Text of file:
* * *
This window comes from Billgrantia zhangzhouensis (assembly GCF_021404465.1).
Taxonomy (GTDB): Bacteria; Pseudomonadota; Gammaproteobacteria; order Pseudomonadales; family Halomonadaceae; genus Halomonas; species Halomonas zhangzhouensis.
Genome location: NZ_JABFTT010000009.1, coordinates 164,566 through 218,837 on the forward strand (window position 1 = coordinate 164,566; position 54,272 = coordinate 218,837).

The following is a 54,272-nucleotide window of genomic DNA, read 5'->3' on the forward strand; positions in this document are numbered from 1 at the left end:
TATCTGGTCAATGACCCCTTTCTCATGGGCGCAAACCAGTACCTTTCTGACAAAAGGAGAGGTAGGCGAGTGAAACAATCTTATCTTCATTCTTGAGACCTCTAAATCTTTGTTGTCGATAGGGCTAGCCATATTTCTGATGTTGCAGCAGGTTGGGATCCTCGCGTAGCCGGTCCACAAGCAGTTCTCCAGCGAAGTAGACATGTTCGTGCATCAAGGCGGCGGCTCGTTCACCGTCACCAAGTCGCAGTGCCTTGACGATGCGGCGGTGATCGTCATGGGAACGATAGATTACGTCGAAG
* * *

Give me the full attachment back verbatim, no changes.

This window comes from Billgrantia zhangzhouensis (assembly GCF_021404465.1).
Taxonomy (GTDB): Bacteria; Pseudomonadota; Gammaproteobacteria; order Pseudomonadales; family Halomonadaceae; genus Halomonas; species Halomonas zhangzhouensis.
Genome location: NZ_JABFTT010000009.1, coordinates 164,566 through 218,837 on the forward strand (window position 1 = coordinate 164,566; position 54,272 = coordinate 218,837).

The following is a 54,272-nucleotide window of genomic DNA, read 5'->3' on the forward strand; positions in this document are numbered from 1 at the left end:
TATCTGGTCAATGACCCCTTTCTCATGGGCGCAAACCAGTACCTTTCTGACAAAAGGAGAGGTAGGCGAGTGAAACAATCTTATCTTCATTCTTGAGACCTCTAAATCTTTGTTGTCGATAGGGCTAGCCATATTTCTGATGTTGCAGCAGGTTGGGATCCTCGCGTAGCCGGTCCACAAGCAGTTCTCCAGCGAAGTAGACATGTTCGTGCATCAAGGCGGCGGCTCGTTCACCGTCACCAAGTCGCAGTGCCTTGACGATGCGGCGGTGATCGTCATGGGAACGATAGATTACGTCGAAG